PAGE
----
As for #3, I’d like to avoid building another view element on the back end. From the initial ReadViewEntries&count=1, you get a very small data return that tells you number of toplevelentries as well as whether this is a categorized view or not. If it’s categorized and the numbers are reasonable, you can issue a second call to ReadViewEntries&CollapseView to get a parseable tree that gives you all the doc counts you need. This also has the advantage of giving you a nice data set for the split pane to put categories in left pane and children in the right.

  3. Lance,

    Another thing to keep in mind is whether the view is changing beneath you or not. Caching stale data can be worse than not caching at all.

    When we implemented ReadViewEntries in Domino for the view applet, stale view data was a concern. The set of documents in the view can change, the number of top level items, etc.

    If your Domino web server is actually a cluster of servers behind a load balancer or sprayer, each request could be going to a different server which, depending on the replication schedule, may have different view data.

    So, it can be tricky to get this right when the view is changing a lot. With the view applet I believe that we provided the user with the ability to force a refresh (F9) to synch the view with the server.

    –bob

  4. I once worked on a mockup for a web interface that would show view entries (not using AJAX). The interface had a slider that was labeled “Speed”, with slow on the right and fast on the left. The idea was that the user could control how much data they could handle at a time, based on what they were looking at/for, their screen real estate and/or the feel of the speed of their connection. This was before we had ever heard of the AJAX stuff. Maybe a control like that could be useful for your widget.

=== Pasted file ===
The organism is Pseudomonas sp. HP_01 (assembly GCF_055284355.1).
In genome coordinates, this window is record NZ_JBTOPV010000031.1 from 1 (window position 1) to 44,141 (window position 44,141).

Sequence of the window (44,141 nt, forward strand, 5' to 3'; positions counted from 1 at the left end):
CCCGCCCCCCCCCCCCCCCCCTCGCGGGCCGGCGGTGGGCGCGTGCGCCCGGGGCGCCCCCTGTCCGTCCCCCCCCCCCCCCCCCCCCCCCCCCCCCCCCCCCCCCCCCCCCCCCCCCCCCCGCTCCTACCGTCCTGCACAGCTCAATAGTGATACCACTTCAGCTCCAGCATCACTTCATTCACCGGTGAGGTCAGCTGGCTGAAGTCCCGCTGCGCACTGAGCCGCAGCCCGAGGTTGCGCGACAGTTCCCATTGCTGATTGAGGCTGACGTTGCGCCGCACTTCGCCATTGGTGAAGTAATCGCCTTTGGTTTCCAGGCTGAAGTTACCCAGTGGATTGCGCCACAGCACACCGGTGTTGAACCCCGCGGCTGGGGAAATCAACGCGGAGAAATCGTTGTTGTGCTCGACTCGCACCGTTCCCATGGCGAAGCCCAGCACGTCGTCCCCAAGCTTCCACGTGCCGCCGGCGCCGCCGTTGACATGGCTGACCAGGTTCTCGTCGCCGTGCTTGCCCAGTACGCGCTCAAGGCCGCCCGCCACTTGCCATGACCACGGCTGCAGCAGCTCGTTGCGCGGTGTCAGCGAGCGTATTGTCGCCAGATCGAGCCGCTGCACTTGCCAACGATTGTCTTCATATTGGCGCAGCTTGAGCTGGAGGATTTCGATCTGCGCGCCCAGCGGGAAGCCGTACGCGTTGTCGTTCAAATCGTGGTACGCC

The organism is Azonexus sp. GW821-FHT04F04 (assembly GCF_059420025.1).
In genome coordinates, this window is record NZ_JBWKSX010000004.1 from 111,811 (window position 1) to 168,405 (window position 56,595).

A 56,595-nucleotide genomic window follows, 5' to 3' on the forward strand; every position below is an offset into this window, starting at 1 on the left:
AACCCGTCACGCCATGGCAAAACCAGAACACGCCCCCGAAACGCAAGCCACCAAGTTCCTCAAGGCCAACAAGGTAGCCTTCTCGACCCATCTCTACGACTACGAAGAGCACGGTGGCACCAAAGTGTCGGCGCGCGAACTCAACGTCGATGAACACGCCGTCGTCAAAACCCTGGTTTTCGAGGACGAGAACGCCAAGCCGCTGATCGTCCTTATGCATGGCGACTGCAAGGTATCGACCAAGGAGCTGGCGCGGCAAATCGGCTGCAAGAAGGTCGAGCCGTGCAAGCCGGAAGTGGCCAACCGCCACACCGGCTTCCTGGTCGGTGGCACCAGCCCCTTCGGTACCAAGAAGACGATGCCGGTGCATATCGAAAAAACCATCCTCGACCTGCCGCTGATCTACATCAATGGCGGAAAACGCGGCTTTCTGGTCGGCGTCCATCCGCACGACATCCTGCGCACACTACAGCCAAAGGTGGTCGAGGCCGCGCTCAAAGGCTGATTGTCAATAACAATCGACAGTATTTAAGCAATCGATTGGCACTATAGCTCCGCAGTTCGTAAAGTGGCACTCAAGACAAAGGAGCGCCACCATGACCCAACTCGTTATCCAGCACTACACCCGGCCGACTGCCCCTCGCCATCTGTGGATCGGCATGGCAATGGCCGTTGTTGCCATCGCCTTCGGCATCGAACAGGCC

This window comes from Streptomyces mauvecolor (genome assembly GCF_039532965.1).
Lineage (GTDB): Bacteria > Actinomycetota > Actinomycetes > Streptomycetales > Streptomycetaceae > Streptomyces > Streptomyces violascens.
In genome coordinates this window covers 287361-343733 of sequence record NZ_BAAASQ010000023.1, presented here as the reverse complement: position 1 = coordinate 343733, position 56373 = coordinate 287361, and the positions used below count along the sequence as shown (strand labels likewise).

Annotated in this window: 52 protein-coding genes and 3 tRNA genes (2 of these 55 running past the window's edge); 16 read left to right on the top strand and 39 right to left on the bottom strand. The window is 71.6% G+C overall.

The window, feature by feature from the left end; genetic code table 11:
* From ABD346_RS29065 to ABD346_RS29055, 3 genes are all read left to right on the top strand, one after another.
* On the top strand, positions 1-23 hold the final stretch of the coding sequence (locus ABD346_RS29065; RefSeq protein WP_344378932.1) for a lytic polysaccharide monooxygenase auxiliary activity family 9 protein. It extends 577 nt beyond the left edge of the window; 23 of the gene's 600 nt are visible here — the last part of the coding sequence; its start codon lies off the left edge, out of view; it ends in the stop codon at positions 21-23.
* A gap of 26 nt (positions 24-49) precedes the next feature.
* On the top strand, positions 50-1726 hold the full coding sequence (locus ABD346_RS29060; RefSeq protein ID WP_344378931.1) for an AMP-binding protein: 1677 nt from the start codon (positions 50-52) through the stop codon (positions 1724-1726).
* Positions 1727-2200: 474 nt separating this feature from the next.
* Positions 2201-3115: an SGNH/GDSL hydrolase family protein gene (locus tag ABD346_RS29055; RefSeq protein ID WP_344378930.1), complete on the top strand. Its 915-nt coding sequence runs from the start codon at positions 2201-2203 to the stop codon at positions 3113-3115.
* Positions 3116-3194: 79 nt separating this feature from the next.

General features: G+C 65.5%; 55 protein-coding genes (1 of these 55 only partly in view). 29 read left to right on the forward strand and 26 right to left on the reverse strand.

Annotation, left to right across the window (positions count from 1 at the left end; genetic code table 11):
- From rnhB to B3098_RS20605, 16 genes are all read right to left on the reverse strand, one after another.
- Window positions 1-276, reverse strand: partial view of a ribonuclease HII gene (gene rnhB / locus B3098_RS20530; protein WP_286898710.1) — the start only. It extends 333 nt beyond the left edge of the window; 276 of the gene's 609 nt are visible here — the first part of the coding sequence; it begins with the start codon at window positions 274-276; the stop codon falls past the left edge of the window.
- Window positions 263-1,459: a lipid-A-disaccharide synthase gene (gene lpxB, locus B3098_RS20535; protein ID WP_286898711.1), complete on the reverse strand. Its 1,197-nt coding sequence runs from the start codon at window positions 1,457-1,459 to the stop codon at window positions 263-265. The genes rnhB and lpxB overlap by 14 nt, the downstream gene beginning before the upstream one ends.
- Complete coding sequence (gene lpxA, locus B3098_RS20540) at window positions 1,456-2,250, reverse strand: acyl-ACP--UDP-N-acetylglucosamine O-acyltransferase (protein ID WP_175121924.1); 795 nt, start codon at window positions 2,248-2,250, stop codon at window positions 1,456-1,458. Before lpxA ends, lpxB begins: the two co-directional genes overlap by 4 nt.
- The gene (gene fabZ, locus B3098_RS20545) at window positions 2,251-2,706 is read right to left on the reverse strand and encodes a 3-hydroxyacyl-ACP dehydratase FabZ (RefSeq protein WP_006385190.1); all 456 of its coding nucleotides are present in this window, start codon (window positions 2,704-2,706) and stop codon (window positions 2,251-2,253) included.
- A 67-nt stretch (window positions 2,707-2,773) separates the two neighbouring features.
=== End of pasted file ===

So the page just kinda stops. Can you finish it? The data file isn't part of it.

In my view (pun), I might care about knowing there are 120 entries, but when there are 15,245… to me, it is not necessarily useful data, in a viewing tool, to know the exact number of entries… I am *looking* for something, I am not RainMan, so maybe having a visual clue would be more helpful. Maybe an image that shows approximately how much stuff there is. Or perhaps combining the visual idea with the slider/speed control would be cool. A short slidebar device means there are not many, and a longer slidebar means there are a bunch. Come to think of it, the slider on the right side of this edit box on your site is already doing that sort of, by making the slider button progressively smaller the more I type.

    What if it said

    “Entries 1 – 10 of a Huge List”?

    Maybe making it more like a human assistant. If you had an assistant and said, “Fetch me some of those view items”. He might come back and say, “Here are 10 that I could carry… and there are a massive amount of entries in there”. After a while he might say, “you have seen 100’s of these entries already, and you have seen about 10% of what is there.” That is useful dialog / communication. It would be interesting to see that in an interface.

    Look forward to seeing your presentation.